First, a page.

On October 14th, Penn State University student Ezekiel Winnitsky won the IES Study Abroad Film Festival.
According to Abby Baric, director of communications and outreach at IES Abroad, the event was held at Venue SIX10 in Chicago.
Winitsky (Senior Film Production), along with three other contestants, was nominated by the IES jury, which, like the previous year’s winners, included filmmakers. After the finalists have been chosen, the voting will be made public.
“The event was so cool. It was really nice and official,” Winnitsky said. “They flew me over there and put me in a really nice hotel.”
But before all this is done, the film is sent to the jury and passed through IES’ marketing team, which includes multimedia marketing manager Kiah Zellner-Smith.
Zellner-Smith said he works on the festival year-round and advises participants throughout the filming process. Later in the process, she helps nominees like her Winitsky arrive in Chicago and works in the tech room on festival day.
“We have a large team of volunteers helping us out. [in the festival and supporting the nominees]So there are a lot of hands as the date approaches,” said Zellner-Smith.
Patrick Jager is IES Abroad’s media executive and judge for several years.
“It was such an honor. This year they asked if I would host the event,” Yeager said.
As a juror voting for the semi-finalists, Jager said: [to them]”
Yeager believed Winnitsky’s film leaned towards the latter, saying it was “a powerful, eye-opening glimpse into history and family”.
Zelner-Smith said that along with Winnitsky’s film, one of the nominated films was completely silent, another was an exploration of queer identity, and another was about mental health abroad. said.
“The venue was great. They had posters for our film and press,” Winnitsky said. “
According to Yeager, he welcomed more than 250 guests, talked about studying abroad, recognized people in the audience, showed videos of people who received scholarships to study abroad in the past, and talked about the history of the film festival. We talked.
After that, four films from other four years were screened, followed by four films nominated for the 2022 festival.
Past winners were unable to attend the film festival due to prior commitments, so videos were created and presented to the guests. Finally, Jager announced her Winitsky as this year’s winner.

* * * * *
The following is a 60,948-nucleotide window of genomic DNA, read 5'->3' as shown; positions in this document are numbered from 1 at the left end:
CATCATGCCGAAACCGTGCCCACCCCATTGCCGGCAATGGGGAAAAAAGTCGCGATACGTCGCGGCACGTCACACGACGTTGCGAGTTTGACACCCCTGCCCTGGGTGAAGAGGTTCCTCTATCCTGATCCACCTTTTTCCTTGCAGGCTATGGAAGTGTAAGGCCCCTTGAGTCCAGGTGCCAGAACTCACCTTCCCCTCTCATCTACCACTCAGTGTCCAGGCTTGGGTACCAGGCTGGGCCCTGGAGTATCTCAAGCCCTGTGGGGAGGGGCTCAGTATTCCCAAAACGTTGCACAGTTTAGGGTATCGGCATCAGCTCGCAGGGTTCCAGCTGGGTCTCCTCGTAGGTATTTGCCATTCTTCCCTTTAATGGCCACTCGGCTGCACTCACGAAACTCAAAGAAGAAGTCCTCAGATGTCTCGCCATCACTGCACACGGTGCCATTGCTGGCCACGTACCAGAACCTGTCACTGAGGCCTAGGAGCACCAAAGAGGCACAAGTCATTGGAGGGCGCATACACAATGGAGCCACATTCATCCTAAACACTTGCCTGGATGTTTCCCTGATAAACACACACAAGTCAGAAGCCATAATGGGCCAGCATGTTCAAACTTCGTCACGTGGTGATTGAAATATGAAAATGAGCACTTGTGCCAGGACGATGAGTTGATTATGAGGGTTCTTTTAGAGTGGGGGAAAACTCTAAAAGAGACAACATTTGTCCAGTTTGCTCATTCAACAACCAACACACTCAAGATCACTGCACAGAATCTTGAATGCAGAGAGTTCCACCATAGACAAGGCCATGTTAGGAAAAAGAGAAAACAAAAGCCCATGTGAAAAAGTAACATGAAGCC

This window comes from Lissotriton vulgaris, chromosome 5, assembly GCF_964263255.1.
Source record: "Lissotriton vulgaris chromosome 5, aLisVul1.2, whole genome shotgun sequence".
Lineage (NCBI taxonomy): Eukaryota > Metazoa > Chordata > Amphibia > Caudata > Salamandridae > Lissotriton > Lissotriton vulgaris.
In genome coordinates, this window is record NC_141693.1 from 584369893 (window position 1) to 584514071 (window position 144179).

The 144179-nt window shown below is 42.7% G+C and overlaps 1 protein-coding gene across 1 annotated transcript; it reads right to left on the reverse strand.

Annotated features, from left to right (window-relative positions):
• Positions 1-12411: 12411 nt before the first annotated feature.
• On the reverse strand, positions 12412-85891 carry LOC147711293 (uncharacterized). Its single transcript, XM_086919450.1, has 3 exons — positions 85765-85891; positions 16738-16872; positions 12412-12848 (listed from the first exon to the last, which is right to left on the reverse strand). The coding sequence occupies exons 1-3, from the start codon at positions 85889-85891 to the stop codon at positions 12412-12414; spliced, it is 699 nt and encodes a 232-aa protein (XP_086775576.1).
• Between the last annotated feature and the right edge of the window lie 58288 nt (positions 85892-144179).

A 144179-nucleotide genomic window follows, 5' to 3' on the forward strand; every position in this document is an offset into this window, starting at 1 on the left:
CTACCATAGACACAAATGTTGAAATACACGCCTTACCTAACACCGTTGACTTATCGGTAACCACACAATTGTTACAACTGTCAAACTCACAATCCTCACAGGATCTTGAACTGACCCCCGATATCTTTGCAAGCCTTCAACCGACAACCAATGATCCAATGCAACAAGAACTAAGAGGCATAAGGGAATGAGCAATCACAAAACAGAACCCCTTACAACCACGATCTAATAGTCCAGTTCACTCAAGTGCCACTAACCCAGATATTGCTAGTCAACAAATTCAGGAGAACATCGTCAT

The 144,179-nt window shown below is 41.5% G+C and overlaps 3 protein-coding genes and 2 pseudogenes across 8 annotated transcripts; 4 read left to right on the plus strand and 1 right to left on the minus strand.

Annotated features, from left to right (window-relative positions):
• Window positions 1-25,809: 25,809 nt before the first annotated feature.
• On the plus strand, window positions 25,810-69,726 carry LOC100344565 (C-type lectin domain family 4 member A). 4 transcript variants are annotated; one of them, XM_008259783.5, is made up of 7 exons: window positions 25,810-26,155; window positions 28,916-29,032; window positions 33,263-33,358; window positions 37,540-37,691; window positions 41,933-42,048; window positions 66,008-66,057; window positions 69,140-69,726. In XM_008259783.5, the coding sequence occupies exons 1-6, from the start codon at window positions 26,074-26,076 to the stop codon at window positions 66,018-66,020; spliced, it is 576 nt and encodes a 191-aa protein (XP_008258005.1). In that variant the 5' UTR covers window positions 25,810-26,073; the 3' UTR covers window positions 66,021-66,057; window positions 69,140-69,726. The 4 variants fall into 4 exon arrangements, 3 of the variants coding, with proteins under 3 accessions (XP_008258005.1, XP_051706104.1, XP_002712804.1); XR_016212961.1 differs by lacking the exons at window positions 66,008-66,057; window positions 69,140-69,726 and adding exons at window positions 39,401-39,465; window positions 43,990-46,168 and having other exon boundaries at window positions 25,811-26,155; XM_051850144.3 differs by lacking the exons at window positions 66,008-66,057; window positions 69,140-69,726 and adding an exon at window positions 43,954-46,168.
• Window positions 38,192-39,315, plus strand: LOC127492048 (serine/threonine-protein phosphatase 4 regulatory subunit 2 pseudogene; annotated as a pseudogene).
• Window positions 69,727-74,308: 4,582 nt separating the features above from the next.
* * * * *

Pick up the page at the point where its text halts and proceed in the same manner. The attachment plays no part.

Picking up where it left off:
“Their film was so great that I immediately wanted to shake hands with the other finalists,” Winnitsky said. “And as I walked in, I was like, ‘What are you going to say with this speech? ”
Fortunately, according to Winnitsky, the candidate had been told to prepare something, so he knew the outline of his statement, including who he wanted to thank.
“The first thing I said in my speech was, ‘Whenever I win something, the first person I thank is my mother,'” Winnitsky said.
According to Winitsky, the experience was a great opportunity for him to talk to other filmmakers from around the world, and the event was a “great experience.”
Yeager said he was confident Winnitsky would finish in the top two and said he was “very happy and encouraged” by his win.
“I rarely see movies more than once, but I’ve seen his movies more than once,” Yeager said.
According to Zellner-Smith, what stood out in Winitsky’s film was the importance of genealogy, history, and family and how it intersects with the study abroad experience.
“I was very happy with him [when he won]said Zellner-Smith.
Winnitsky says the whole experience was “inspiring” [him] not sell [himself] Lacking in terms of professionalism. ”
He said he wanted to thank everyone who supported and helped him through this process and brought him to where he is today. He said he is applying it to his next project, Astroweb Total, which started filming on the 22nd.
Winnitsky said he encourages everyone to create projects.
Female madness hasn’t looked this good since “Black Swan.”